Doing Something Every Day of 2023: COMPLETE

In 2016 I started a project to learn something every day of the year, eventually evolving into a life logging habit that I’ve kept up since then, which includes these year end review posts.

Doing Things

I didn’t start or finish anything major in 2023, so it doesn’t really feel like I did much of anything, though I continued to work on various long term projects like running the Mastodon server, and freelancing work on Seasonspree.

One thing that was definitely different this year is the number of people that came to visit as travel restrictions eased. My parents came to visit in the spring for cherry blossom season, which worked out great. It was their first visit to Japan, or anywhere international. They had originally booked flights to visit in early 2020, but well… that didn’t happen.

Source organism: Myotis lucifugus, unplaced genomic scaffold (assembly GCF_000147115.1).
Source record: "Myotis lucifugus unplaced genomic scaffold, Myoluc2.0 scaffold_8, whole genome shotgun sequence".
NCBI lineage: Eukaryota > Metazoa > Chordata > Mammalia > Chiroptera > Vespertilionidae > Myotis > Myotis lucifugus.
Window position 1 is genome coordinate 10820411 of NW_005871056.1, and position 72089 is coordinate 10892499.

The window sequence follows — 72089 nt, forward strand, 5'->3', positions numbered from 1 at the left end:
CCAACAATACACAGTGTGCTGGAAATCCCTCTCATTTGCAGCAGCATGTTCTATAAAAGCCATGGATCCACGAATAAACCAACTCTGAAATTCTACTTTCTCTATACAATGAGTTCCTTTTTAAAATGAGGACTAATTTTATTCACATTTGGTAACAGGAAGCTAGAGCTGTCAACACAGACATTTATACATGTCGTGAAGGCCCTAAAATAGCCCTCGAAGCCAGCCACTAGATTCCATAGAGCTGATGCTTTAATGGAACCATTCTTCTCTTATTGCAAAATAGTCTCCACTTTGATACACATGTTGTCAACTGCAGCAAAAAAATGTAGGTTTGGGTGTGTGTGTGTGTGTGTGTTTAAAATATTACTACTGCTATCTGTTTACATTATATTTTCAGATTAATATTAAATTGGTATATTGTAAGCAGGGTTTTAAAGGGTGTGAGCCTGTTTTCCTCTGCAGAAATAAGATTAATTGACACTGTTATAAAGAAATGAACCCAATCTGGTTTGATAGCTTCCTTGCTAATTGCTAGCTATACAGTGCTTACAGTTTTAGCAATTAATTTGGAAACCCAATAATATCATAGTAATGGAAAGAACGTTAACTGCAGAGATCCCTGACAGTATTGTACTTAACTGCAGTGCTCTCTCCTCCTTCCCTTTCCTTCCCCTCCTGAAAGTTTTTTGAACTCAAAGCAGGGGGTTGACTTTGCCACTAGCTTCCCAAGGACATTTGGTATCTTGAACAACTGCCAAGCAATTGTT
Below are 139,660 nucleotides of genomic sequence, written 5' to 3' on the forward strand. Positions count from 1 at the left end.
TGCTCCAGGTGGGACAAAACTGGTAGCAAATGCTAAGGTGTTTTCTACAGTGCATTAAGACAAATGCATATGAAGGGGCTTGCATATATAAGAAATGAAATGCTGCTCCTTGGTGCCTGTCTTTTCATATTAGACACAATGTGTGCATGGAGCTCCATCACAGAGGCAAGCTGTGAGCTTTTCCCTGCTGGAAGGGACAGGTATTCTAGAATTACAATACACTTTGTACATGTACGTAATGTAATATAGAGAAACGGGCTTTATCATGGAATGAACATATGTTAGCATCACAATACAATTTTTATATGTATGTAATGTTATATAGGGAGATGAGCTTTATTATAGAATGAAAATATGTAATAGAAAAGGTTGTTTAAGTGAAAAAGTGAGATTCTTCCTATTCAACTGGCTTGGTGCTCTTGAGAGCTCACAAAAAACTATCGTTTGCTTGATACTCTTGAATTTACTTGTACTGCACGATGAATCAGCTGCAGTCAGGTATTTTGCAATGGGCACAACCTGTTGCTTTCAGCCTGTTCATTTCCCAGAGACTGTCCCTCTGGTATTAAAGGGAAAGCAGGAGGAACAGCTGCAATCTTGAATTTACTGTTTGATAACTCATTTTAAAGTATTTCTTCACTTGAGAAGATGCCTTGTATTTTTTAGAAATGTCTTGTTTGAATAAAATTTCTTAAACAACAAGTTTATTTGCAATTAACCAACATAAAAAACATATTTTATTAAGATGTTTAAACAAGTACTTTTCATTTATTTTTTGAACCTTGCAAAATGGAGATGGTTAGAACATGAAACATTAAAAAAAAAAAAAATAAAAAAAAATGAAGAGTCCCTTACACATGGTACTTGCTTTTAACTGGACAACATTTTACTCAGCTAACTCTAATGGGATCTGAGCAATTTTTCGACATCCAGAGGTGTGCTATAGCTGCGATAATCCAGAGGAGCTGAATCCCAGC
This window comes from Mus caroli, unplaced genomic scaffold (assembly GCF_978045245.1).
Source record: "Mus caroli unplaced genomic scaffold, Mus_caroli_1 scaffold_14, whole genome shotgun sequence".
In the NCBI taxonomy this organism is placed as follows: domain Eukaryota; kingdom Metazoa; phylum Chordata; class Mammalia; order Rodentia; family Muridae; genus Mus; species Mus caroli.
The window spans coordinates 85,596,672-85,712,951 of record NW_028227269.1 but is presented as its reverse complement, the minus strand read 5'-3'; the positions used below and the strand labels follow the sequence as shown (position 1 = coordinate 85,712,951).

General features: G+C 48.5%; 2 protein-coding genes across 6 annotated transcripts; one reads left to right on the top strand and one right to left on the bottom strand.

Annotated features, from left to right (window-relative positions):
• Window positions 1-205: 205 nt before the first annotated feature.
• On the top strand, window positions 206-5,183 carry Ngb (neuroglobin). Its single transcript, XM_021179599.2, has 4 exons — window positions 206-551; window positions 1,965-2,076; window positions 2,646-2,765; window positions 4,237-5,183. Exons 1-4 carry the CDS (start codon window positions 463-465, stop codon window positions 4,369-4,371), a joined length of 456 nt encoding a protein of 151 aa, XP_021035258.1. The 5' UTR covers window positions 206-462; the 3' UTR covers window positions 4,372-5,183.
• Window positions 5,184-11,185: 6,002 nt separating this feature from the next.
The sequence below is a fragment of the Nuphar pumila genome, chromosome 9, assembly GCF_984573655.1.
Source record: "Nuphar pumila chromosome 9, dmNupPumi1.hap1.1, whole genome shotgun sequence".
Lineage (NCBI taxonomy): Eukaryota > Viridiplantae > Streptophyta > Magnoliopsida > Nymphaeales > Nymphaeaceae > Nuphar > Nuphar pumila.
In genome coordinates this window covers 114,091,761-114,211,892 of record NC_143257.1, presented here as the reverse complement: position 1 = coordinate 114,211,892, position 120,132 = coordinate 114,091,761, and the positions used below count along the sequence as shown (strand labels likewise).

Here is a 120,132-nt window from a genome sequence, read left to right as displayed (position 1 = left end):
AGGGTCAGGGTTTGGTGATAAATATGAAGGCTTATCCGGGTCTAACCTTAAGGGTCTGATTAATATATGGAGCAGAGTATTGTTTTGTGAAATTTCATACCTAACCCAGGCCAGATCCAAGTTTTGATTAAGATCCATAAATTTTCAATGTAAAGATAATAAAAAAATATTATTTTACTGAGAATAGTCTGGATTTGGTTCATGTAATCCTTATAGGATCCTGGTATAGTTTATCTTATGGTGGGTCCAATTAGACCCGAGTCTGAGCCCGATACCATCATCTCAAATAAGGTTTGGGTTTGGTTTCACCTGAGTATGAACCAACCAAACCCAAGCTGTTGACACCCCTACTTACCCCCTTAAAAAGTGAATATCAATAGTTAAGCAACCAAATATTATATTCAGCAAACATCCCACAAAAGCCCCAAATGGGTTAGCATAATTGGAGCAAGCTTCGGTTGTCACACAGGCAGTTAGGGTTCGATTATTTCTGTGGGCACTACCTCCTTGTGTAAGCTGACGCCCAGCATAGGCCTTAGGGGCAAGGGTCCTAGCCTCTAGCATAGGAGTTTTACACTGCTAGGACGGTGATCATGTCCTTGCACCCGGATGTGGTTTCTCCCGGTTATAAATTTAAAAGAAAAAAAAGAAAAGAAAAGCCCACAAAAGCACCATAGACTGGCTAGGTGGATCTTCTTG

Several other friends visited Japan throughout the year, and we were able to meet up, which was a nice change from the previous couple of years.

Game Programming Basics in Lua and Love2D

I guess I shouldn’t neglect the fact that I did publish, at least Part I, of a tutorial series I had been working on, very slowly and intermittently, for 5 years now: Game Programming Basics in Lua and Love2D

This is taking much longer than I had intended, but even 5 years later I still think it’s a worthwhile endeavour. Hopefully Part II will take less than another 5 years, but I guess we’ll see.

stylized digital painting of cartoon mastodons having a picnic in a garden, two sitting on a blanket reading and playing music, while a third paints the scene at an easel